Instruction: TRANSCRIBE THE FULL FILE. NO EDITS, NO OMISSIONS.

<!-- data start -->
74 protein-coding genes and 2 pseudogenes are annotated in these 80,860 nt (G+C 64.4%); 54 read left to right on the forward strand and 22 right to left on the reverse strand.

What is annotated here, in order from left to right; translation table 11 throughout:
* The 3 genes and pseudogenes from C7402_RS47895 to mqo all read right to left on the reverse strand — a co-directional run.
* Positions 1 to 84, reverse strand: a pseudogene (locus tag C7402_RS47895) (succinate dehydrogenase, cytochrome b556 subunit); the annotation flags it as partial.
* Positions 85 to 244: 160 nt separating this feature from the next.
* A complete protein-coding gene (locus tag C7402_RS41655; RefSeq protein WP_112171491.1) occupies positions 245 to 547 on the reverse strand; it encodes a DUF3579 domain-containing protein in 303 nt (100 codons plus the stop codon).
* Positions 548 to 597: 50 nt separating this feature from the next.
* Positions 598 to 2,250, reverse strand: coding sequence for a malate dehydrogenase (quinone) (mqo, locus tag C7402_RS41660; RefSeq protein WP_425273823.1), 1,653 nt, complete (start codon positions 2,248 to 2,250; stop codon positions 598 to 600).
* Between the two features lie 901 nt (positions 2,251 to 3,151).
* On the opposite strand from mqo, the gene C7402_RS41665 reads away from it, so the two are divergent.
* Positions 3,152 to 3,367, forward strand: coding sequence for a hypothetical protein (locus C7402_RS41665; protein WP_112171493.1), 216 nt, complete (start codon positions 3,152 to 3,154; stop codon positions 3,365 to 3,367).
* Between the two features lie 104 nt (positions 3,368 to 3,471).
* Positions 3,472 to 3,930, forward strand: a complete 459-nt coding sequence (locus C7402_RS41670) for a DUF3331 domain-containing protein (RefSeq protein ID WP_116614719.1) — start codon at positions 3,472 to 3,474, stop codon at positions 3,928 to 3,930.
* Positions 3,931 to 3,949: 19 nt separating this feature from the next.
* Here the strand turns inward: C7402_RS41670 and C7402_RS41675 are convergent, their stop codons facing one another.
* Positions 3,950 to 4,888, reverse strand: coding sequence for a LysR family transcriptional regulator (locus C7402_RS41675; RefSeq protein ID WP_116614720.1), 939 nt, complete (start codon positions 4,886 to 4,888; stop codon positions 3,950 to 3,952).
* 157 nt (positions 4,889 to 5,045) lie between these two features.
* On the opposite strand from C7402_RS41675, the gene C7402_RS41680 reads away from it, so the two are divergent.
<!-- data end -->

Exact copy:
74 protein-coding genes and 2 pseudogenes are annotated in these 80,860 nt (G+C 64.4%); 54 read left to right on the forward strand and 22 right to left on the reverse strand.

What is annotated here, in order from left to right; translation table 11 throughout:
* The 3 genes and pseudogenes from C7402_RS47895 to mqo all read right to left on the reverse strand — a co-directional run.
* Positions 1 to 84, reverse strand: a pseudogene (locus tag C7402_RS47895) (succinate dehydrogenase, cytochrome b556 subunit); the annotation flags it as partial.
* Positions 85 to 244: 160 nt separating this feature from the next.
* A complete protein-coding gene (locus tag C7402_RS41655; RefSeq protein WP_112171491.1) occupies positions 245 to 547 on the reverse strand; it encodes a DUF3579 domain-containing protein in 303 nt (100 codons plus the stop codon).
* Positions 548 to 597: 50 nt separating this feature from the next.
* Positions 598 to 2,250, reverse strand: coding sequence for a malate dehydrogenase (quinone) (mqo, locus tag C7402_RS41660; RefSeq protein WP_425273823.1), 1,653 nt, complete (start codon positions 2,248 to 2,250; stop codon positions 598 to 600).
* Between the two features lie 901 nt (positions 2,251 to 3,151).
* On the opposite strand from mqo, the gene C7402_RS41665 reads away from it, so the two are divergent.
* Positions 3,152 to 3,367, forward strand: coding sequence for a hypothetical protein (locus C7402_RS41665; protein WP_112171493.1), 216 nt, complete (start codon positions 3,152 to 3,154; stop codon positions 3,365 to 3,367).
* Between the two features lie 104 nt (positions 3,368 to 3,471).
* Positions 3,472 to 3,930, forward strand: a complete 459-nt coding sequence (locus C7402_RS41670) for a DUF3331 domain-containing protein (RefSeq protein ID WP_116614719.1) — start codon at positions 3,472 to 3,474, stop codon at positions 3,928 to 3,930.
* Positions 3,931 to 3,949: 19 nt separating this feature from the next.
* Here the strand turns inward: C7402_RS41670 and C7402_RS41675 are convergent, their stop codons facing one another.
* Positions 3,950 to 4,888, reverse strand: coding sequence for a LysR family transcriptional regulator (locus C7402_RS41675; RefSeq protein ID WP_116614720.1), 939 nt, complete (start codon positions 4,886 to 4,888; stop codon positions 3,950 to 3,952).
* 157 nt (positions 4,889 to 5,045) lie between these two features.
* On the opposite strand from C7402_RS41675, the gene C7402_RS41680 reads away from it, so the two are divergent.